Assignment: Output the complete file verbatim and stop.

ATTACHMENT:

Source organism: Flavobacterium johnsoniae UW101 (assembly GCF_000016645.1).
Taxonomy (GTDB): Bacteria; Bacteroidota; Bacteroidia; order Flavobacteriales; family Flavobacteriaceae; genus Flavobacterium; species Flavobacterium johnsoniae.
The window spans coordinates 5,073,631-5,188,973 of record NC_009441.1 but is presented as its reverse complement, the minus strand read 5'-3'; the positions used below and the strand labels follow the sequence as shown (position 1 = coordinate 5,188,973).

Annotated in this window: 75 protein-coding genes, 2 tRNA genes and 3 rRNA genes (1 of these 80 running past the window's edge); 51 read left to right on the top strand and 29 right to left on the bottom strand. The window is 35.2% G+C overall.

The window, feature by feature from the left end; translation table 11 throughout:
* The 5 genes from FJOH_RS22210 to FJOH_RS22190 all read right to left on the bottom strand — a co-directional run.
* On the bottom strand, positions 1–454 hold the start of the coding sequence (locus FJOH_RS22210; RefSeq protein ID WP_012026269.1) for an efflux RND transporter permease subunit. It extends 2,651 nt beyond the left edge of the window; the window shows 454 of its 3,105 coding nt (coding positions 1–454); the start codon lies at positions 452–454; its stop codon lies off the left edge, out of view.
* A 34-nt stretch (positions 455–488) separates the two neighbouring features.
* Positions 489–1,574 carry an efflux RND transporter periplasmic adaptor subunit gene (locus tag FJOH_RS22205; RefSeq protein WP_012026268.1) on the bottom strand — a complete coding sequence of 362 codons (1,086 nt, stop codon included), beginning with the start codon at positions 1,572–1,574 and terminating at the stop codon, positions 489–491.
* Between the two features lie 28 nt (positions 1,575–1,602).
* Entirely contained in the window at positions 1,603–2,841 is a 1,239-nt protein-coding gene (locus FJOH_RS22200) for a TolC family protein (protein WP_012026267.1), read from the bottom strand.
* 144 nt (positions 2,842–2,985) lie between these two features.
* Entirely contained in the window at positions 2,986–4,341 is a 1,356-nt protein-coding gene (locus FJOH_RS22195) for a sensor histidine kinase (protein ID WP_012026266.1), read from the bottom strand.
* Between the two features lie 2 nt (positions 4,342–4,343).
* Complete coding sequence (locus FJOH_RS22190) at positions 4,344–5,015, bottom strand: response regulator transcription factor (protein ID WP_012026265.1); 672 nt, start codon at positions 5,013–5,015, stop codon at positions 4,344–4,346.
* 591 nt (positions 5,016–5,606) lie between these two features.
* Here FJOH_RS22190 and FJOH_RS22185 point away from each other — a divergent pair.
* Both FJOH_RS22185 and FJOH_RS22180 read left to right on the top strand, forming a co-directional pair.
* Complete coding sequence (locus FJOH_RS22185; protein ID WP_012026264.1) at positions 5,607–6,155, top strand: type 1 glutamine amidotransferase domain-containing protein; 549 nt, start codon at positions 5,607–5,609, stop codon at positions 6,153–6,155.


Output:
Source organism: Flavobacterium johnsoniae UW101 (assembly GCF_000016645.1).
Taxonomy (GTDB): Bacteria; Bacteroidota; Bacteroidia; order Flavobacteriales; family Flavobacteriaceae; genus Flavobacterium; species Flavobacterium johnsoniae.
The window spans coordinates 5,073,631-5,188,973 of record NC_009441.1 but is presented as its reverse complement, the minus strand read 5'-3'; the positions used below and the strand labels follow the sequence as shown (position 1 = coordinate 5,188,973).

Annotated in this window: 75 protein-coding genes, 2 tRNA genes and 3 rRNA genes (1 of these 80 running past the window's edge); 51 read left to right on the top strand and 29 right to left on the bottom strand. The window is 35.2% G+C overall.

The window, feature by feature from the left end; translation table 11 throughout:
* The 5 genes from FJOH_RS22210 to FJOH_RS22190 all read right to left on the bottom strand — a co-directional run.
* On the bottom strand, positions 1–454 hold the start of the coding sequence (locus FJOH_RS22210; RefSeq protein ID WP_012026269.1) for an efflux RND transporter permease subunit. It extends 2,651 nt beyond the left edge of the window; the window shows 454 of its 3,105 coding nt (coding positions 1–454); the start codon lies at positions 452–454; its stop codon lies off the left edge, out of view.
* A 34-nt stretch (positions 455–488) separates the two neighbouring features.
* Positions 489–1,574 carry an efflux RND transporter periplasmic adaptor subunit gene (locus tag FJOH_RS22205; RefSeq protein WP_012026268.1) on the bottom strand — a complete coding sequence of 362 codons (1,086 nt, stop codon included), beginning with the start codon at positions 1,572–1,574 and terminating at the stop codon, positions 489–491.
* Between the two features lie 28 nt (positions 1,575–1,602).
* Entirely contained in the window at positions 1,603–2,841 is a 1,239-nt protein-coding gene (locus FJOH_RS22200) for a TolC family protein (protein WP_012026267.1), read from the bottom strand.
* 144 nt (positions 2,842–2,985) lie between these two features.
* Entirely contained in the window at positions 2,986–4,341 is a 1,356-nt protein-coding gene (locus FJOH_RS22195) for a sensor histidine kinase (protein ID WP_012026266.1), read from the bottom strand.
* Between the two features lie 2 nt (positions 4,342–4,343).
* Complete coding sequence (locus FJOH_RS22190) at positions 4,344–5,015, bottom strand: response regulator transcription factor (protein ID WP_012026265.1); 672 nt, start codon at positions 5,013–5,015, stop codon at positions 4,344–4,346.
* 591 nt (positions 5,016–5,606) lie between these two features.
* Here FJOH_RS22190 and FJOH_RS22185 point away from each other — a divergent pair.
* Both FJOH_RS22185 and FJOH_RS22180 read left to right on the top strand, forming a co-directional pair.
* Complete coding sequence (locus FJOH_RS22185; protein ID WP_012026264.1) at positions 5,607–6,155, top strand: type 1 glutamine amidotransferase domain-containing protein; 549 nt, start codon at positions 5,607–5,609, stop codon at positions 6,153–6,155.